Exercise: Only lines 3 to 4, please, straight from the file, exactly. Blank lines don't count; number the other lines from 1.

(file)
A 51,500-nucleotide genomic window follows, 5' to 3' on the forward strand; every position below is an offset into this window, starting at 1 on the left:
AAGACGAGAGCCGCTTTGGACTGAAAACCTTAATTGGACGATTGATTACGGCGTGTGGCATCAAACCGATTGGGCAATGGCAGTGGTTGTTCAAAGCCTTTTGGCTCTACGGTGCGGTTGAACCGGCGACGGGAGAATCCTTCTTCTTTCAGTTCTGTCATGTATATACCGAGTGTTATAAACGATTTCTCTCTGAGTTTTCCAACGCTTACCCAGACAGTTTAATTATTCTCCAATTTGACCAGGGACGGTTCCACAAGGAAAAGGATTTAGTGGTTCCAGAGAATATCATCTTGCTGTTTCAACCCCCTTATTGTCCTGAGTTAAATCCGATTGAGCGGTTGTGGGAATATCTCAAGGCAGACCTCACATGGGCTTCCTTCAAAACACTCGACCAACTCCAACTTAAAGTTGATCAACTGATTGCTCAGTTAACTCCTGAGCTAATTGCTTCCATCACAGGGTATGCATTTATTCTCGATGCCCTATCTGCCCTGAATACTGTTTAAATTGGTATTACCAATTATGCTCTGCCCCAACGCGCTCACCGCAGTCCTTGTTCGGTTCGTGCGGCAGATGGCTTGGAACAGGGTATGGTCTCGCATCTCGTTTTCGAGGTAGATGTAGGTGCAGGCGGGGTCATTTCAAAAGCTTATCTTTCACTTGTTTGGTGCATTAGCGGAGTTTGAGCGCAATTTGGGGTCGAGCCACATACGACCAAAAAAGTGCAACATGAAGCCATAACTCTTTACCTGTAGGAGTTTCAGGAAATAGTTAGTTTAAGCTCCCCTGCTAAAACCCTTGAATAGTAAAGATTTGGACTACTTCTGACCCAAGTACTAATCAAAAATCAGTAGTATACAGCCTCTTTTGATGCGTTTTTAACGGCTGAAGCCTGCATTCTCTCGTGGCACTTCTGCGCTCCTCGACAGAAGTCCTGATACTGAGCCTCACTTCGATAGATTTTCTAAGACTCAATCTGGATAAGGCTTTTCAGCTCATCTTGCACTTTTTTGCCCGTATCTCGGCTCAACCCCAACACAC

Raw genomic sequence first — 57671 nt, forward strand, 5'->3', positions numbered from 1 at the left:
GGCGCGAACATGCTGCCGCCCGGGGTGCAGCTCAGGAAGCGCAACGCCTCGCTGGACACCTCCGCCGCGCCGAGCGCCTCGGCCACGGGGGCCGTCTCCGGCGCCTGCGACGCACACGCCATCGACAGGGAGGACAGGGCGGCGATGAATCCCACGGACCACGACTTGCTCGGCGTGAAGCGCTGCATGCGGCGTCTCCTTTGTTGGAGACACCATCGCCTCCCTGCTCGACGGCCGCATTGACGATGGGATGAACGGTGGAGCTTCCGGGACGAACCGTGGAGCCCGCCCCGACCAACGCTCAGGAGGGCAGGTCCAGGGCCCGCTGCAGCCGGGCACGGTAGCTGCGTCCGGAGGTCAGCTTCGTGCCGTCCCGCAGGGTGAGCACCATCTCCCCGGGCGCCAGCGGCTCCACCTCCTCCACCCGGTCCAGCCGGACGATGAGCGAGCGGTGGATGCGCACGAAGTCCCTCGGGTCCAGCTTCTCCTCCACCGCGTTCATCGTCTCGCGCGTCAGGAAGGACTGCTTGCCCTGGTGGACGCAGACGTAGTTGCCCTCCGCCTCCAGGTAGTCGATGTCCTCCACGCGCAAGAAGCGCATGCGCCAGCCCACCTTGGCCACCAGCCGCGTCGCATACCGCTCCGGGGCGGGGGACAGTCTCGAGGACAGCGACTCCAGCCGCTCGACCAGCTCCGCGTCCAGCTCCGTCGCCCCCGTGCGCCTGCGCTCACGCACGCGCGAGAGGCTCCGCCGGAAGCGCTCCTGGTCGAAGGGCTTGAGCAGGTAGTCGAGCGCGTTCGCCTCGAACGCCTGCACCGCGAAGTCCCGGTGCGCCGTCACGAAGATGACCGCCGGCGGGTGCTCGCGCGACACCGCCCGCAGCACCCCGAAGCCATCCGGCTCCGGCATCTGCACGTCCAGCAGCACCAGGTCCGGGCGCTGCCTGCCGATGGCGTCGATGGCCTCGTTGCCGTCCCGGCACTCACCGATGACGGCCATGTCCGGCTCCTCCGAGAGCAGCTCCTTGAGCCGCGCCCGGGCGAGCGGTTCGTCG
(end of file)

Raw genomic sequence first — 57671 nt, forward strand, 5'->3', positions numbered from 1 at the left:
GGCGCGAACATGCTGCCGCCCGGGGTGCAGCTCAGGAAGCGCAACGCCTCGCTGGACACCTCCGCCGCGCCGAGCGCCTCGGCCACGGGGGCCGTCTCCGGCGCCTGCGACGCACACGCCATCGACAGGGAGGACAGGGCGGCGATGAATCCCACGGACCACGACTTGCTCGGCGTGAAGCGCTGCATGCGGCGTCTCCTTTGTTGGAGACACCATCGCCTCCCTGCTCGACGGCCGCATTGACGATGGGATGAACGGTGGAGCTTCCGGGACGAACCGTGGAGCCCGCCCCGACCAACGCTCAGGAGGGCAGGTCCAGGGCCCGCTGCAGCCGGGCACGGTAGCTGCGTCCGGAGGTCAGCTTCGTGCCGTCCCGCAGGGTGAGCACCATCTCCCCGGGCGCCAGCGGCTCCACCTCCTCCACCCGGTCCAGCCGGACGATGAGCGAGCGGTGGATGCGCACGAAGTCCCTCGGGTCCAGCTTCTCCTCCACCGCGTTCATCGTCTCGCGCGTCAGGAAGGACTGCTTGCCCTGGTGGACGCAGACGTAGTTGCCCTCCGCCTCCAGGTAGTCGATGTCCTCCACGCGCAAGAAGCGCATGCGCCAGCCCACCTTGGCCACCAGCCGCGTCGCATACCGCTCCGGGGCGGGGGACAGTCTCGAGGACAGCGACTCCAGCCGCTCGACCAGCTCCGCGTCCAGCTCCGTCGCCCCCGTGCGCCTGCGCTCACGCACGCGCGAGAGGCTCCGCCGGAAGCGCTCCTGGTCGAAGGGCTTGAGCAGGTAGTCGAGCGCGTTCGCCTCGAACGCCTGCACCGCGAAGTCCCGGTGCGCCGTCACGAAGATGACCGCCGGCGGGTGCTCGCGCGACACCGCCCGCAGCACCCCGAAGCCATCCGGCTCCGGCATCTGCACGTCCAGCAGCACCAGGTCCGGGCGCTGCCTGCCGATGGCGTCGATGGCCTCGTTGCCGTCCCGGCACTCACCGATGACGGCCATGTCCGGCTCCTCCGAGAGCAGCTCCTTGAGCCGCGCCCGGGCGAGCGGTTCGTCG